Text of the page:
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What are Clickers?

Clickers, more formally known as Classroom Response Systems or Student Response Systems, are electronic polling devices that can provide immediate feedback on student learning. The clicker system consists of input devices (keypads or remotes), a receiver, software and a classroom projection system.


During class, the instructor presents a multiple-choice question in a PowerPoint slide and the students key in their answers using their keypads. The receiver collects student responses and the software generates a bar chart showing th distribution of those responses, which you can optionally show students. It then takes a screenshot of the graph along with the question for later review or data analysis.

students using clickers

What can clickers do?

This question is better posed as “What can clickers potentially do?”, or “What do I want clickers to do”? Here’s why:

Clickers are tools, not methods. They do not automatically bring about learning. However, they do possess more enabling features than alternative feedback tools such as raising hands. For example, they collect and tally answers much faster and more accurately with less possibility for conformity (students selecting an answer chosen by the majority). They encourage every student to participate because of the double benefit of anonymity and accountability they provide – a student’s remote is identifiable to the teacher but not to other students.

All the above are affordances of the technology which can only serve learning when used with solid instructional methods. For example, you can have all students participate in answering a question, but it does not necessarily mean they will seriously think about the question before answering or really engage with the course material. Similarly, if the instructor does not adjust his or her teaching based on the immediate feedback collected with clickers, the great benefit of formative assessment will be lost. So the advantages of using clickers lie in the fact that they support the implementation of sound, interactive instructional techniques.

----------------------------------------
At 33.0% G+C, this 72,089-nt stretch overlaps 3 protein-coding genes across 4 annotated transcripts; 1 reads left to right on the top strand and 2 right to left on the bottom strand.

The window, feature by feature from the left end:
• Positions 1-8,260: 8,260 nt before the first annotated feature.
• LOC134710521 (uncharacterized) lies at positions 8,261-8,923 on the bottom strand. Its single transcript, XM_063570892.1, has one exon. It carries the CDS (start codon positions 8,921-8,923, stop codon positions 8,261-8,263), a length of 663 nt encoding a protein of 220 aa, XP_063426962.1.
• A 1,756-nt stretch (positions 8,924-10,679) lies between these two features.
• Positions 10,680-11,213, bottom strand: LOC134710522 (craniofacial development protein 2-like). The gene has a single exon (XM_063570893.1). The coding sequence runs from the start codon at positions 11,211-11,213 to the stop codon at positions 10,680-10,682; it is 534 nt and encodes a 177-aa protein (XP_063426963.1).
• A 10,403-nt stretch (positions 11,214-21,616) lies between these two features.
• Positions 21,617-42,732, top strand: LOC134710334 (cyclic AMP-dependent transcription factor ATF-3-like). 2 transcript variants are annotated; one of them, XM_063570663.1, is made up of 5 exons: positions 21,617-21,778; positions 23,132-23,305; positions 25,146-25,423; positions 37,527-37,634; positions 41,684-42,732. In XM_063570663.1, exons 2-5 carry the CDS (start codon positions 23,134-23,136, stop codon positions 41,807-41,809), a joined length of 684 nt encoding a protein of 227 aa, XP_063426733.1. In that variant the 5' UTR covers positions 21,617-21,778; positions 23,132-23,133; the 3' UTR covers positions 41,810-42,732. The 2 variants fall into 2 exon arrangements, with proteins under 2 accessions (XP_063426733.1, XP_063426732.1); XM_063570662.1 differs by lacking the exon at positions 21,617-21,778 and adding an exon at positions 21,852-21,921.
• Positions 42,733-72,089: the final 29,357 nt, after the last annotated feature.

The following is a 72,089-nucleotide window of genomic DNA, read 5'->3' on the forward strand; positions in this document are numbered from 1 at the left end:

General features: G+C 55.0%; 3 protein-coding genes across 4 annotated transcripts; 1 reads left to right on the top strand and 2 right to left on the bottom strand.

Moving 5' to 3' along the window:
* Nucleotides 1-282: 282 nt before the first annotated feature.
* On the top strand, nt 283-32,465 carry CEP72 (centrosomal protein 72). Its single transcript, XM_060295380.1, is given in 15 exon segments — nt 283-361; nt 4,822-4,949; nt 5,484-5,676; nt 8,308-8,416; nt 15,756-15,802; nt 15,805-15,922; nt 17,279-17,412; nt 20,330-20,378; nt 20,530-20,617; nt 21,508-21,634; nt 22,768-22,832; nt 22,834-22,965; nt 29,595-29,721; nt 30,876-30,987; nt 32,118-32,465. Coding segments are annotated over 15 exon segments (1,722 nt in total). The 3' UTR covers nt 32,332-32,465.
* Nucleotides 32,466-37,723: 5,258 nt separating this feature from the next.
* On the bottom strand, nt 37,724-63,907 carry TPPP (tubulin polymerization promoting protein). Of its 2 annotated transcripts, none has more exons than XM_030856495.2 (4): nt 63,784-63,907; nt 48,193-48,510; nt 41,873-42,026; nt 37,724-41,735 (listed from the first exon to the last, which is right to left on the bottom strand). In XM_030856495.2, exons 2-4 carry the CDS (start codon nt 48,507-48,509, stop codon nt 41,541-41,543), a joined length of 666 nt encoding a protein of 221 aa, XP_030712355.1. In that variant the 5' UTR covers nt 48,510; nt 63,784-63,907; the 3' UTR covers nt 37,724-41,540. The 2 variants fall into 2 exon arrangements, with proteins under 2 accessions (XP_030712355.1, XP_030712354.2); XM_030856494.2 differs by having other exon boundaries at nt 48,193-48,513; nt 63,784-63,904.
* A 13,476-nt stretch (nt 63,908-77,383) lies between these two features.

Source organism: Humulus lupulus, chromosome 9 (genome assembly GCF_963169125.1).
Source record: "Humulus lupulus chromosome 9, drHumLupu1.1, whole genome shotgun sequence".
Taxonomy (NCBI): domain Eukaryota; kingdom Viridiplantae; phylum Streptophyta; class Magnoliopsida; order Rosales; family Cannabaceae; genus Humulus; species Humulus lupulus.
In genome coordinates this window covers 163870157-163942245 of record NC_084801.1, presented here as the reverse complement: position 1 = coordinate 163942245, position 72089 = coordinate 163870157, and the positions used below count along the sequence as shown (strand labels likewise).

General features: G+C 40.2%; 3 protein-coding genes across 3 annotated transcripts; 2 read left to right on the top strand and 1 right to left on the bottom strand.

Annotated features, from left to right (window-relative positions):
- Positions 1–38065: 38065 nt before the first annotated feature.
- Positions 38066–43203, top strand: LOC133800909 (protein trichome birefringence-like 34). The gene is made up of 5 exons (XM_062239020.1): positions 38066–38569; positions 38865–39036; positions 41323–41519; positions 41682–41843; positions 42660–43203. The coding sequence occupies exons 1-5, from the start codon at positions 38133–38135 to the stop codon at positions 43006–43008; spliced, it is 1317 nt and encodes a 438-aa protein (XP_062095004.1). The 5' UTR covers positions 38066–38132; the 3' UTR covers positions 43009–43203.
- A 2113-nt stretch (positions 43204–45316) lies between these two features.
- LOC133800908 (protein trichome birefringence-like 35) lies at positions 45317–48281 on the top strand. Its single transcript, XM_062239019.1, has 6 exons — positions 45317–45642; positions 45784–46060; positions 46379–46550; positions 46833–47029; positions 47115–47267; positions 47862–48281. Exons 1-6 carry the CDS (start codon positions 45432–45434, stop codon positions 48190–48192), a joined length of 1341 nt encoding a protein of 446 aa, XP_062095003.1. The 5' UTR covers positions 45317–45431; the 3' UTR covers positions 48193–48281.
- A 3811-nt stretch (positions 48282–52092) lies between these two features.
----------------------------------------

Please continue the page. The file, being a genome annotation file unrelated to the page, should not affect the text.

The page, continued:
When used effectively, here are just a few of the things you can do with clickers in the classroom (Duncan, 2006):

  • Measure what students know before you start to teach them (pre-assessment)
  • Measure student attitudes
  • Find out if students have done their assigned reading(s)
  • Get students to confront common misconceptions
  • Transform the way you do any demonstrations
  • Increase students’ retention
  • Test student understanding (formative assessment)
  • Make some kinds of grading and assessment easier
  • Facilitate testing of conceptual understanding
  • Facilitate discussion and Peer Instruction
  • Increase class attendance

How can clickers facilitate learning?

When pedagogically sound principles are applied, clickers can address the three principles of student learning summarized by McConnell (2009):

How to get set up with Clickers

There is no cost for instructors to borrow an i>clicker teacher’s kit. To borrow a teacher’s kit, submit a request for equipment or contact the Service Desk.

Students are required to buy the clickers (the current cost is $52.49 (new)), which they can rent or buy new or used at the Concordia bookstores.

Professors who wish to buy a device may contact the Concordia bookstores for availability and pricing information.

i>Clicker Faculty Getting Started Checklist

Additional Resources for Creating Clicker Questions

Beatty ID, Leonard WJ, Gerace WJ, Dufresne RJ (2006) Question driven instruction: teaching science (well) with an audience response system. In: Banks DA (ed) Audience response systems in higher education: applications and cases. Idea Group Inc, Hershey, pp 96–115.

Writing Great Clicker Questions: Faculty Workshop (video) presented by Stephanie Chasteen, University of Boulder Colorado.


7 Things you should Know about Clickers (Educause)

Case studies, White papers and video presentations on using clickers in Higher Education (iClicker)

Clicker Resource Guide: An Instructors Guide to the Effective Use of Personal Response Systems (Clickers) in Teaching prepared by University of Colorado Science Education Initiative (CU-SEI) and University of British Columbia Science Education Initiative (CWSEI).  

Tri-Fold: Ready, Set, React! Getting the most out of peer instruction using clickers by Peter Newbury and Cynthia Heiner, Physics and Astronomy, UBC. 


Beatty, I.D., Gerace, W. J., Leonard, W.J. & Dufresne, R.J. (2006) Designing effective questions for classroom response system teaching. Retrieved from July 6, 2015.

Bruff, D. (2009). Teaching with Classroom Response Systems: Creating Active Learning Environments. San Francisco: Jossey-Bass.

Crouch, C.H., & Mazur, E. (2001). Peer Instruction: Ten years of experience and results. American Journal of Physics, 69, 970-977.

Duncan, D. (2006). Clickers: A New Teaching Aid with Exceptional Promise. Astronomy Education Review, 5 (1), 70-88.

Henderson, C. & Rosenthal, A. (2006). Reading Questions: Encouraging Students to Read the Text Before Coming to Class. Journal of College Science Teaching, 35 (7), 46-50.

Hobson, E.H. (2004). Getting Students to Read: Fourteen Tips. The Idea Center. Retrieved from:

McConnell, D.A. (2009). Clicker Pedagogy in Larger Classes: How using clickers can improve learning. Retrieved from:

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